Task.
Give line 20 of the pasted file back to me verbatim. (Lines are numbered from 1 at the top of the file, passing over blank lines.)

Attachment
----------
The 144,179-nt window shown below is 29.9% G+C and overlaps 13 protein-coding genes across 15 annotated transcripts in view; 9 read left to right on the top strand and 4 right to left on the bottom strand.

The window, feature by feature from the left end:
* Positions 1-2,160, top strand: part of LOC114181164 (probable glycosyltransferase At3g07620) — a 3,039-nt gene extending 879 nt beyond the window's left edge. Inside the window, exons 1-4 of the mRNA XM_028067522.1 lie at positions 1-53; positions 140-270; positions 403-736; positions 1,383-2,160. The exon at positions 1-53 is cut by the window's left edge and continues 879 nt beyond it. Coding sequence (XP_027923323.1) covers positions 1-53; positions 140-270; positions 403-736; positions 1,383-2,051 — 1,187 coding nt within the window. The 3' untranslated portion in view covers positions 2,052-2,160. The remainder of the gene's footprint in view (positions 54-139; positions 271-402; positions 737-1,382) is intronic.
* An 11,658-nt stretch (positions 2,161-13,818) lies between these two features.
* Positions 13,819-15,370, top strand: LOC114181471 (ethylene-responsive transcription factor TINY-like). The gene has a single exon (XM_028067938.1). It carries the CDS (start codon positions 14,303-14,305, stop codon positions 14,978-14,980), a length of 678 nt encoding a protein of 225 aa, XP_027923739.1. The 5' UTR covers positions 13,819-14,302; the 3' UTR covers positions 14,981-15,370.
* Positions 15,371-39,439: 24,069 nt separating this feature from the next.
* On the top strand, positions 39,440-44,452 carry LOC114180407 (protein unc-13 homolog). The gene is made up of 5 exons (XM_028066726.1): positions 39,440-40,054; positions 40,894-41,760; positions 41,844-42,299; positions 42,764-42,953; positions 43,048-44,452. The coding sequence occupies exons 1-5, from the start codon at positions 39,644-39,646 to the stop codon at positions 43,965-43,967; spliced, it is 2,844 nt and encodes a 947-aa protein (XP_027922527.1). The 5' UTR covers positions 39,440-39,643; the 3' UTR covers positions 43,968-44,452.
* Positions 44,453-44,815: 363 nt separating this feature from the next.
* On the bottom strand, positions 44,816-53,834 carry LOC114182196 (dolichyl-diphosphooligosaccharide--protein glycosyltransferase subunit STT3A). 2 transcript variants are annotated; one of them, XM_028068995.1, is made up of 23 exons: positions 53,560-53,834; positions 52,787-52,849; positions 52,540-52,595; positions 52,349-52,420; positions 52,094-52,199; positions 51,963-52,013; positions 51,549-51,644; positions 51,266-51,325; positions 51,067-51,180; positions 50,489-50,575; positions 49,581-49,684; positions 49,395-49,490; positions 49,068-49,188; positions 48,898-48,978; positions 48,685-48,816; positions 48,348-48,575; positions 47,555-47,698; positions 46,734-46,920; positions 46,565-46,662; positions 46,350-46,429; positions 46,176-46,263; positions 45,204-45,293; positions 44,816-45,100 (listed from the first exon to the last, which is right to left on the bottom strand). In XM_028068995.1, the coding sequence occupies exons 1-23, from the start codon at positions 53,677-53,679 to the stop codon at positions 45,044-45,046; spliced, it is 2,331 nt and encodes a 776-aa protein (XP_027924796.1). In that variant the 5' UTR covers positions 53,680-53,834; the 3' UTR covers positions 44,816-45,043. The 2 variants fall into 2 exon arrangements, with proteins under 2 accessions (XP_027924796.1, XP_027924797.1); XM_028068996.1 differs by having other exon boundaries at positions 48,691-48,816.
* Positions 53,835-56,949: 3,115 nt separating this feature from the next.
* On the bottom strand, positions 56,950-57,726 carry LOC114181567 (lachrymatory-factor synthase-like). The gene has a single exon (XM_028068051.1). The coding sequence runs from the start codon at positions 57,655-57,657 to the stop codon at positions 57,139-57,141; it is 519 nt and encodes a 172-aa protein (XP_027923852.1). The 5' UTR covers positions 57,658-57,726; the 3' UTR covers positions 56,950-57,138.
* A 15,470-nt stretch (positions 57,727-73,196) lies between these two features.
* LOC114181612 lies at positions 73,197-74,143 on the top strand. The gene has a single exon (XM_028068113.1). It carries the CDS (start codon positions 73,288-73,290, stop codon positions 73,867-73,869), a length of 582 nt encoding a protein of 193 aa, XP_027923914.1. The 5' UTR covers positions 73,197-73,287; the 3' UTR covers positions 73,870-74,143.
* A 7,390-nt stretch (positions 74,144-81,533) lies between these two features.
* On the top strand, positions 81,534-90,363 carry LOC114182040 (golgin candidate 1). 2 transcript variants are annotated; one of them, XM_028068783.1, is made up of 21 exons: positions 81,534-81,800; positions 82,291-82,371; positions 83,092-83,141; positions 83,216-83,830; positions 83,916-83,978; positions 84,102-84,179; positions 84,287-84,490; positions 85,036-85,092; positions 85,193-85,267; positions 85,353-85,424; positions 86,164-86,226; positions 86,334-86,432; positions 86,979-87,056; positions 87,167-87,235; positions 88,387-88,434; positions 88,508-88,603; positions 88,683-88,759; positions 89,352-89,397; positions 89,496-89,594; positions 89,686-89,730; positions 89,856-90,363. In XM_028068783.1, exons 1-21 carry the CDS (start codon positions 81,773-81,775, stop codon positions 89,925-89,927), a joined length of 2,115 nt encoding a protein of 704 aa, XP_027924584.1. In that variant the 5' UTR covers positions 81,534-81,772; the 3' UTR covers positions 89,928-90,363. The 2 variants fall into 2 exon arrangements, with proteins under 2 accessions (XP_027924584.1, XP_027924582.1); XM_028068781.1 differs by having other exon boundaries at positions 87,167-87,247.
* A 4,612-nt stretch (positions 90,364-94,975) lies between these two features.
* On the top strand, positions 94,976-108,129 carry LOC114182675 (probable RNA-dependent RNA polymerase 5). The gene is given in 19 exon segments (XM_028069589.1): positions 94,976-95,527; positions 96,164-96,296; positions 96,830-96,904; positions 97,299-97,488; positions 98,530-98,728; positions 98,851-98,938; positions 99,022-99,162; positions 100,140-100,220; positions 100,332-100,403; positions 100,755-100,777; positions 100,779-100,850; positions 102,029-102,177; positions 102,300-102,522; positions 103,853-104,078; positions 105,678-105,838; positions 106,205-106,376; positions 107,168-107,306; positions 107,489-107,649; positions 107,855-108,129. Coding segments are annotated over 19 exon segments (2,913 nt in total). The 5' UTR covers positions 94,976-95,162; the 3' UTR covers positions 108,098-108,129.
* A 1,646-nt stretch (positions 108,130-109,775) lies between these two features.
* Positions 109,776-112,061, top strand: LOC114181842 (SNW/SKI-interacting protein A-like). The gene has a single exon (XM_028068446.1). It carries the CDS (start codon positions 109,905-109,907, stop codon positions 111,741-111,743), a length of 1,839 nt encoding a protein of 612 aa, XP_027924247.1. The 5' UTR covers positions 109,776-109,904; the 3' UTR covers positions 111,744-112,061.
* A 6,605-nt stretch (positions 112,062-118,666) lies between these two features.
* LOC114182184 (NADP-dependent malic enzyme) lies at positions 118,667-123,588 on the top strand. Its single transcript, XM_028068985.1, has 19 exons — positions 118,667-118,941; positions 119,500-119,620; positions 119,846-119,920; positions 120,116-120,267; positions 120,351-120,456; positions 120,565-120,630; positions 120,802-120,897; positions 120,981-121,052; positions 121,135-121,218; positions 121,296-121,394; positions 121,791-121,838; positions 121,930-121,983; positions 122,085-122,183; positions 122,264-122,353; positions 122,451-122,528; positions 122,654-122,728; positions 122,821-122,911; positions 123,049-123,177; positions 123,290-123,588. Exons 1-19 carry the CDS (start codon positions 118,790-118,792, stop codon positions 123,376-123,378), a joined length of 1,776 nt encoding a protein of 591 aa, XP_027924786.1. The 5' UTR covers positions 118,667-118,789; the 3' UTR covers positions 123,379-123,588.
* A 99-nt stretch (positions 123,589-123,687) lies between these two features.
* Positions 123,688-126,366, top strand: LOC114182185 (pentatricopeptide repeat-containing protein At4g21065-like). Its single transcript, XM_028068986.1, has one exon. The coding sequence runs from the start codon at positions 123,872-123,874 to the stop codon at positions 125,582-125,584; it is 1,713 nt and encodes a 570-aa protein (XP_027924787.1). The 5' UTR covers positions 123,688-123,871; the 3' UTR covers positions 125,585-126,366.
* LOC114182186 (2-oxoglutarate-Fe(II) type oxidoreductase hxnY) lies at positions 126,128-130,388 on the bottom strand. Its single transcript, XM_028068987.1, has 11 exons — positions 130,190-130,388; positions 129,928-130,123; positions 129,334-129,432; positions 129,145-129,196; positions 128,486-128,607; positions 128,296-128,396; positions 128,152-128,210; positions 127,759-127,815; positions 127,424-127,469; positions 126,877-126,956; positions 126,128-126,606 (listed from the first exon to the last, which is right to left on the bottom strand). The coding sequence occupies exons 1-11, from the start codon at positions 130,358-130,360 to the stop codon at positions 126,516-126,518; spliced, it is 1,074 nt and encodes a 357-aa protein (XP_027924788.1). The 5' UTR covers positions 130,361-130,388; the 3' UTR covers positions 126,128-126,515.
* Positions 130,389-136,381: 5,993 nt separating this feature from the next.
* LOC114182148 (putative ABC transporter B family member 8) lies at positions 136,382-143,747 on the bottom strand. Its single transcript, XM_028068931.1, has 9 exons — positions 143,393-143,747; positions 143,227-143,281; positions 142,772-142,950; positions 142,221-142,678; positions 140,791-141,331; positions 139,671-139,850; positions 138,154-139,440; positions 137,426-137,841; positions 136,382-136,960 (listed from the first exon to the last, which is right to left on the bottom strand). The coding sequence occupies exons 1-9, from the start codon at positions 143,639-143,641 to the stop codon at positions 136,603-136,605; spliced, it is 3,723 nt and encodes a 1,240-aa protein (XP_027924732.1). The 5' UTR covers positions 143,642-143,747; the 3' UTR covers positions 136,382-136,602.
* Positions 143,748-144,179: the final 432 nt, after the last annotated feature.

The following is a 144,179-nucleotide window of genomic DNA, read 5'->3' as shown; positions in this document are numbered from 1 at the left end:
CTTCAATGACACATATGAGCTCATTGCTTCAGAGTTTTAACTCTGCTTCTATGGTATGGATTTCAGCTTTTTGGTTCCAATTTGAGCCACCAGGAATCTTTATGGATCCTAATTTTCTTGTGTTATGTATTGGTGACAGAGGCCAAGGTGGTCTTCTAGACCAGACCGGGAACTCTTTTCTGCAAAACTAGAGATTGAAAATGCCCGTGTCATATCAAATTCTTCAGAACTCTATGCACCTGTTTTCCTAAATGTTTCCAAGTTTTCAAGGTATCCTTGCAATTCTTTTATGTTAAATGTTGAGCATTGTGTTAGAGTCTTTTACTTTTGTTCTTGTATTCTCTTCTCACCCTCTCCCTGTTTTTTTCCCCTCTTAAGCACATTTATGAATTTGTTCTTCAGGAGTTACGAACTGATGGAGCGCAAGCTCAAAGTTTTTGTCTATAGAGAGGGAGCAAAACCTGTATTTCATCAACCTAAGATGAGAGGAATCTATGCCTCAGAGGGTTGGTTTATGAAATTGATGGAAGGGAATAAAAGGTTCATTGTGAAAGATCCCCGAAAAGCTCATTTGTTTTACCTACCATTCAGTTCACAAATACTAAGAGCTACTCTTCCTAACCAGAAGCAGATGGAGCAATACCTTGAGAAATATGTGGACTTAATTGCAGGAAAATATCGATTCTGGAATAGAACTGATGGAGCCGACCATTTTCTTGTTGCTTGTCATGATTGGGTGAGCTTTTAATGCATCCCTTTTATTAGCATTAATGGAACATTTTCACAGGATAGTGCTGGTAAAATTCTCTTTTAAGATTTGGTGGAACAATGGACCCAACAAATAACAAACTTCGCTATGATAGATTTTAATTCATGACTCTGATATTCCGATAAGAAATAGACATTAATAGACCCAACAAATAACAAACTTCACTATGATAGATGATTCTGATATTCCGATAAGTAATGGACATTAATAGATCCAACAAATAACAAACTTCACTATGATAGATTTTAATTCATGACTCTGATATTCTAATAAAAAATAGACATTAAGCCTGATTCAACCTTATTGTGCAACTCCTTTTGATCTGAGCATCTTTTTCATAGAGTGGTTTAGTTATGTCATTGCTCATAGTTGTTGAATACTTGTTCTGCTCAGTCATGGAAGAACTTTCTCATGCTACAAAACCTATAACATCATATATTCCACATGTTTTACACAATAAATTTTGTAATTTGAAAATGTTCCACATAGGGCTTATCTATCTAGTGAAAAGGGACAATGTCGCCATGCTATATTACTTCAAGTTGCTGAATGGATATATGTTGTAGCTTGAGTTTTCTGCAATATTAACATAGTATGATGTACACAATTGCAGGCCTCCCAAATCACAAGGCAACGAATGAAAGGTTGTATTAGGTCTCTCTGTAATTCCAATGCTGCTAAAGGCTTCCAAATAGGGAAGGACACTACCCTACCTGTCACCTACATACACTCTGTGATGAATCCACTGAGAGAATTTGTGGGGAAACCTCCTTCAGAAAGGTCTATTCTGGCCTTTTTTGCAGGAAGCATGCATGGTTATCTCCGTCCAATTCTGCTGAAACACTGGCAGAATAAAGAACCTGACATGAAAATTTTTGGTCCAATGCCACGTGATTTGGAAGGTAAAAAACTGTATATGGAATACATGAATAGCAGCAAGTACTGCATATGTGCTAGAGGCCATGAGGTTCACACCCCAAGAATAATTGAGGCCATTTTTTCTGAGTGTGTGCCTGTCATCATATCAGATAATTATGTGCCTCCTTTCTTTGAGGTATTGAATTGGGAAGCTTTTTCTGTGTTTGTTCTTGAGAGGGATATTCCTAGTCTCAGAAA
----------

* A 6,605-nt stretch (positions 112,062-118,666) lies between these two features.